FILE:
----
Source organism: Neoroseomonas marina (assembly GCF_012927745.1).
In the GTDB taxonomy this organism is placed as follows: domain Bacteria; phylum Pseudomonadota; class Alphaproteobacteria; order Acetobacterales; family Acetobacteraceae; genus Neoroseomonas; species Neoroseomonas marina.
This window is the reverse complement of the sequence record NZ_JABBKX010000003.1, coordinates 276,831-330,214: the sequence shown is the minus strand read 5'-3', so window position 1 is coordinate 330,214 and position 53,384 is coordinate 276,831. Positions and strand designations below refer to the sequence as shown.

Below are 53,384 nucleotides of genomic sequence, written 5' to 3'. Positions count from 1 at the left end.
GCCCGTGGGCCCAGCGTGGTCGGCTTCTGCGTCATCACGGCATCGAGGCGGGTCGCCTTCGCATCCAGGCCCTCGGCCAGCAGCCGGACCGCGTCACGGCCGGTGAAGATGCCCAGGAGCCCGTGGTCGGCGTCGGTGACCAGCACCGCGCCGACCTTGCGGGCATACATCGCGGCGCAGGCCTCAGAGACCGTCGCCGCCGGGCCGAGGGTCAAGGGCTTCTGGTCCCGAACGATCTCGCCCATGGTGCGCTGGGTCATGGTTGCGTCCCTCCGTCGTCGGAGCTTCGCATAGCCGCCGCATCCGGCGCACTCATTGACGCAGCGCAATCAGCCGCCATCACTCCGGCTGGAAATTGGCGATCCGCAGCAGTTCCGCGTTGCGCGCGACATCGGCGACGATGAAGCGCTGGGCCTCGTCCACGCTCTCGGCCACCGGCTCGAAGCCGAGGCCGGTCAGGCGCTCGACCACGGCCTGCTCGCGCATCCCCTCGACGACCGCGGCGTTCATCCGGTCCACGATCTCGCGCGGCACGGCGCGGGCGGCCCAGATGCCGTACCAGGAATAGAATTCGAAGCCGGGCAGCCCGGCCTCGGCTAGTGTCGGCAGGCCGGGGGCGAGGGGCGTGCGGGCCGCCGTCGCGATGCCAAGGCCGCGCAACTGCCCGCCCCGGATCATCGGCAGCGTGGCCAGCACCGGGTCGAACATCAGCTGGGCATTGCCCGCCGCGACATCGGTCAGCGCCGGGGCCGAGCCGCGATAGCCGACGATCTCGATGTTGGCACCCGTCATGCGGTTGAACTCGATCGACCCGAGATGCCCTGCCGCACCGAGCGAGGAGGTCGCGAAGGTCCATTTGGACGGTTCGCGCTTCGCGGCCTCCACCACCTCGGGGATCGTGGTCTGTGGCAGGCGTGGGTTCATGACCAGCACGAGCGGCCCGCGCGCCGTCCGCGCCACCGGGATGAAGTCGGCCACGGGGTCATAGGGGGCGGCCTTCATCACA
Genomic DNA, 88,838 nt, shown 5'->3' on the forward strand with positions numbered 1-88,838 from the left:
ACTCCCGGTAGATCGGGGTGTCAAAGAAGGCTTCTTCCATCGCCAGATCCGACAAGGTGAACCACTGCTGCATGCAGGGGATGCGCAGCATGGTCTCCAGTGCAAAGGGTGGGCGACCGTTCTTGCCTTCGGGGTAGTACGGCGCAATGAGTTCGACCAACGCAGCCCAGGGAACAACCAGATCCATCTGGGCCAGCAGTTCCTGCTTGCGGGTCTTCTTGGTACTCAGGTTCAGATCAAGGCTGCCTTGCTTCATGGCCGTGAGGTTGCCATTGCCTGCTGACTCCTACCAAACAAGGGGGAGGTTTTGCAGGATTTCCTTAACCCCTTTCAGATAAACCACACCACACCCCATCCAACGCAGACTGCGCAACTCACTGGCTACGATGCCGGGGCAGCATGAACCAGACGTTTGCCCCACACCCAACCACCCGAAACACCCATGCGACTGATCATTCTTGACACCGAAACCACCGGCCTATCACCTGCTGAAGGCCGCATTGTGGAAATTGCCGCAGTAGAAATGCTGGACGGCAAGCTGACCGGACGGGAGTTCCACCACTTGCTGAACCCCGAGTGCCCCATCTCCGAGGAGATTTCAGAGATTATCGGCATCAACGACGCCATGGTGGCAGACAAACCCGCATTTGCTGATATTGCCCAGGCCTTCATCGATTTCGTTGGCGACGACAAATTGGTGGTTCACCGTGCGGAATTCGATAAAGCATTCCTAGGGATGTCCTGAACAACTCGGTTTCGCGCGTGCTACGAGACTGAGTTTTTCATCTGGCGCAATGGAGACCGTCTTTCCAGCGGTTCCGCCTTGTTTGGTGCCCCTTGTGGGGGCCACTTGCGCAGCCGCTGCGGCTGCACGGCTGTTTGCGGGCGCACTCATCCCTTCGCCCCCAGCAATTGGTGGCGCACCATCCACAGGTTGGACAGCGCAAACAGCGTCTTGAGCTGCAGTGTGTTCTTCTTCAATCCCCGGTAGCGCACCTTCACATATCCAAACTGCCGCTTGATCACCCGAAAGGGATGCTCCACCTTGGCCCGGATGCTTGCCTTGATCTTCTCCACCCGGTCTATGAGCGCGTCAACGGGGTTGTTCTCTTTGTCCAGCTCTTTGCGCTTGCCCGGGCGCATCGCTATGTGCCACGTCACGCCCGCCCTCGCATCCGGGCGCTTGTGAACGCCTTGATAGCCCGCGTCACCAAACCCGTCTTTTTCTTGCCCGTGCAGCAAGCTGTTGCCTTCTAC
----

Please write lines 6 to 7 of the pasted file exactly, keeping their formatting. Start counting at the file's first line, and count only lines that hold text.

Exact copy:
Genomic DNA, 88,838 nt, shown 5'->3' on the forward strand with positions numbered 1-88,838 from the left:
ACTCCCGGTAGATCGGGGTGTCAAAGAAGGCTTCTTCCATCGCCAGATCCGACAAGGTGAACCACTGCTGCATGCAGGGGATGCGCAGCATGGTCTCCAGTGCAAAGGGTGGGCGACCGTTCTTGCCTTCGGGGTAGTACGGCGCAATGAGTTCGACCAACGCAGCCCAGGGAACAACCAGATCCATCTGGGCCAGCAGTTCCTGCTTGCGGGTCTTCTTGGTACTCAGGTTCAGATCAAGGCTGCCTTGCTTCATGGCCGTGAGGTTGCCATTGCCTGCTGACTCCTACCAAACAAGGGGGAGGTTTTGCAGGATTTCCTTAACCCCTTTCAGATAAACCACACCACACCCCATCCAACGCAGACTGCGCAACTCACTGGCTACGATGCCGGGGCAGCATGAACCAGACGTTTGCCCCACACCCAACCACCCGAAACACCCATGCGACTGATCATTCTTGACACCGAAACCACCGGCCTATCACCTGCTGAAGGCCGCATTGTGGAAATTGCCGCAGTAGAAATGCTGGACGGCAAGCTGACCGGACGGGAGTTCCACCACTTGCTGAACCCCGAGTGCCCCATCTCCGAGGAGATTTCAGAGATTATCGGCATCAACGACGCCATGGTGGCAGACAAACCCGCATTTGCTGATATTGCCCAGGCCTTCATCGATTTCGTTGGCGACGACAAATTGGTGGTTCACCGTGCGGAATTCGATAAAGCATTCCTAGGGATGTCCTGAACAACTCGGTTTCGCGCGTGCTACGAGACTGAGTTTTTCATCTGGCGCAATGGAGACCGTCTTTCCAGCGGTTCCGCCTTGTTTGGTGCCCCTTGTGGGGGCCACTTGCGCAGCCGCTGCGGCTGCACGGCTGTTTGCGGGCGCACTCATCCCTTCGCCCCCAGCAATTGGTGGCGCACCATCCACAGGTTGGACAGCGCAAACAGCGTCTTGAGCTGCAGTGTGTTCTTCTTCAATCCCCGGTAGCGCACCTTCACATATCCAAACTGCCGCTTGATCACCCGAAAGGGATGCTCCACCTTGGCCCGGATGCTTGCCTTGATCTTCTCCACCCGGTCTATGAGCGCGTCAACGGGGTTGTTCTCTTTGTCCAGCTCTTTGCGCTTGCCCGGGCGCATCGCTATGTGCCACGTCACGCCCGCCCTCGCATCCGGGCGCTTGTGAACGCCTTGATAGCCCGCGTCACCAAACCCGTCTTTTTCTTGCCCGTGCAGCAAGCTGTTGCCTTCTAC